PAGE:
A new UK study discovers that women who feel their sexual partner is imposing perfectionist standards on them may suffer from sexual dysfunction.
Psychologists at the University of Kent explain that their study is the first to review how different types of sexual perfectionism affect women over a period of time.
Findings suggest that “partner-prescribed” sexual perfectionism contributed to negative self-image for the other partner.
The study is published in the journal Archives of Sexual Behavior.
Perfectionism is defined as a “striving for flawlessness and the setting of exceedingly high standards for performance, accompanied by tendencies for overly critical self-evaluations and concerns about negative evaluations by others.”
The quest for perfectionism is a common personality characteristic that may affect all domains of life, explain the researchers. However, the longer term consequences of how it affects people’s sex lives had previously not been explored.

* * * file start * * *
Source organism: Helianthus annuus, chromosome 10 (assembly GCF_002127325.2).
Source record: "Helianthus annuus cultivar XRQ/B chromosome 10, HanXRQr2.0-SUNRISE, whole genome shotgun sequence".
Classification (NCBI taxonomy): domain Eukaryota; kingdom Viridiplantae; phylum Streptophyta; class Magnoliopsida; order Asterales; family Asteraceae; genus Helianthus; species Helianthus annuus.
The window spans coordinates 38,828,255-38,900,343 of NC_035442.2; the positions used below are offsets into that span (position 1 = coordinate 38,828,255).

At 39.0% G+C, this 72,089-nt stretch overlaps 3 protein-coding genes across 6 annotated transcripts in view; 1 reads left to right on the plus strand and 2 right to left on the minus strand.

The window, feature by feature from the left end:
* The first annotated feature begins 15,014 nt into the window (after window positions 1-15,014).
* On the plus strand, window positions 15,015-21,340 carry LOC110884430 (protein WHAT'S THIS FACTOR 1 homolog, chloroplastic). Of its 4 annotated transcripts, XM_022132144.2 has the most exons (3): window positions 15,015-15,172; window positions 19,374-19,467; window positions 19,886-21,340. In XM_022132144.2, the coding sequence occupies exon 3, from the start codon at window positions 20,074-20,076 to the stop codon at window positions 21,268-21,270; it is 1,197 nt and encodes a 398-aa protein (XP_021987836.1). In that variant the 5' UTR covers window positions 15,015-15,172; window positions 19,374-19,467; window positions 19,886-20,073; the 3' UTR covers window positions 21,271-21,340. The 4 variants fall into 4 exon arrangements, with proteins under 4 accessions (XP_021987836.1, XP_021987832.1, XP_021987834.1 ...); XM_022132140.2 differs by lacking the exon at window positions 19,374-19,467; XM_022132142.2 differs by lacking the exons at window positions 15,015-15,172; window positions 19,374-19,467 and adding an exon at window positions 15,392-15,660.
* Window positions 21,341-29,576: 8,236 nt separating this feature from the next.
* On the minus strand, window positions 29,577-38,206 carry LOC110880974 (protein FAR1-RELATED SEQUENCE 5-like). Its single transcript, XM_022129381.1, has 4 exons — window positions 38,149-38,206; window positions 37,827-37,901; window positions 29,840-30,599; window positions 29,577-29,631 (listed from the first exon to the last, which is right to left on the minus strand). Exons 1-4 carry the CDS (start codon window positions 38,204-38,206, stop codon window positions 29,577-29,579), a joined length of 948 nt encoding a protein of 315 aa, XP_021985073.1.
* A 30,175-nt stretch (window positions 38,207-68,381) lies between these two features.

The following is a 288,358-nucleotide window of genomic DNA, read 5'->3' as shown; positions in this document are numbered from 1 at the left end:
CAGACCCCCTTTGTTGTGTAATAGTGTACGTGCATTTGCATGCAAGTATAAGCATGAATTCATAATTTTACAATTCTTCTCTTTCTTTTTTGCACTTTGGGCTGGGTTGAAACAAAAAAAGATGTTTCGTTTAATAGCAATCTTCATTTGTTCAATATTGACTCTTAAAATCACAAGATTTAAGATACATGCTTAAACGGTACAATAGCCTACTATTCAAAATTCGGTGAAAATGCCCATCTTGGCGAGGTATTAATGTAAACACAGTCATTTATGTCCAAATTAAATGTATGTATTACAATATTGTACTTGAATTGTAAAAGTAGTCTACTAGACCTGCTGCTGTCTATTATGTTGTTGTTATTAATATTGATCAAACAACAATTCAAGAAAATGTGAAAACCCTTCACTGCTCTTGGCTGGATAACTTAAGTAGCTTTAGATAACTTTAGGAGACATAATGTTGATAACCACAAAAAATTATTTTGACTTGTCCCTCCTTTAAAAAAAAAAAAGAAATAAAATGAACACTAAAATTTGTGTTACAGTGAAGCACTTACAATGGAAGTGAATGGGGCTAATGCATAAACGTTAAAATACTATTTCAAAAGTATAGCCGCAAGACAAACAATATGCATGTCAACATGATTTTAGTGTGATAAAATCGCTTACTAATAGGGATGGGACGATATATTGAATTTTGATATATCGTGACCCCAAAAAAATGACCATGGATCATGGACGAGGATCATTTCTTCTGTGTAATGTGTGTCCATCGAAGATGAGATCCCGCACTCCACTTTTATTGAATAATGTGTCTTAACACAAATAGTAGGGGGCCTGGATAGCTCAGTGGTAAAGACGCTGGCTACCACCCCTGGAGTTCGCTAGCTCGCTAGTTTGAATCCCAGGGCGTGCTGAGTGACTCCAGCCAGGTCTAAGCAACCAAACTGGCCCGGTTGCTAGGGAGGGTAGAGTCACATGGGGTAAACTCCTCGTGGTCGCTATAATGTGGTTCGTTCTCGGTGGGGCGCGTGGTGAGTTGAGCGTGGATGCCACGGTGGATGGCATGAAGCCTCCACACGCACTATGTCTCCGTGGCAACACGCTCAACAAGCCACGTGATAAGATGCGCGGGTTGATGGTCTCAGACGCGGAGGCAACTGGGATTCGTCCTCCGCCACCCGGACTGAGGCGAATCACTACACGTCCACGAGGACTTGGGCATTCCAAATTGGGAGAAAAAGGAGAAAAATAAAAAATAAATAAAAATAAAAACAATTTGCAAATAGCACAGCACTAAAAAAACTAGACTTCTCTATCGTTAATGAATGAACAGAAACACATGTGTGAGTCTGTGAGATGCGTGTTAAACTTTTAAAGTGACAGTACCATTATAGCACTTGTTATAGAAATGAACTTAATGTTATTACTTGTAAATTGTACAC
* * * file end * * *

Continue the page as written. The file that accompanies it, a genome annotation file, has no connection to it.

Dr. Joachim Stoeber at Kent’s School of Psychology, analyzed the response of 366 women who completed two surveys in the period December 2013 to February 2014.
These women, comprising 230 students and 136 internet users, had mean ages of 19.7 and 30 years respectively.
Participants recruited to the study were told that the online survey was investigating whether “personal and interpersonal expectations and beliefs affect one’s sexuality and sexual function.”
Researchers classified sexual perfectionism into four groupings: self-oriented, partner-oriented, partner-prescribed and socially prescribed.
They found that partner-prescribed sexual perfectionism contributed to a woman’s negative sexual self-concept and female sexual dysfunction.
In particular, partner-prescribed sexual perfectionism predicted decreases in female sexual function regarding arousal.
Investigators also found that partner-prescribed sexual perfectionism predicted decreases in sexual esteem and increases in sexual anxiety.
The findings suggest the expectation of perfectionism is a psychological factor that may contribute to sexual self-concept problems in woman.
Researchers believe this information will be helpful to clinicians, therapists, and counselors working to help women in this area.
Source: University of Kent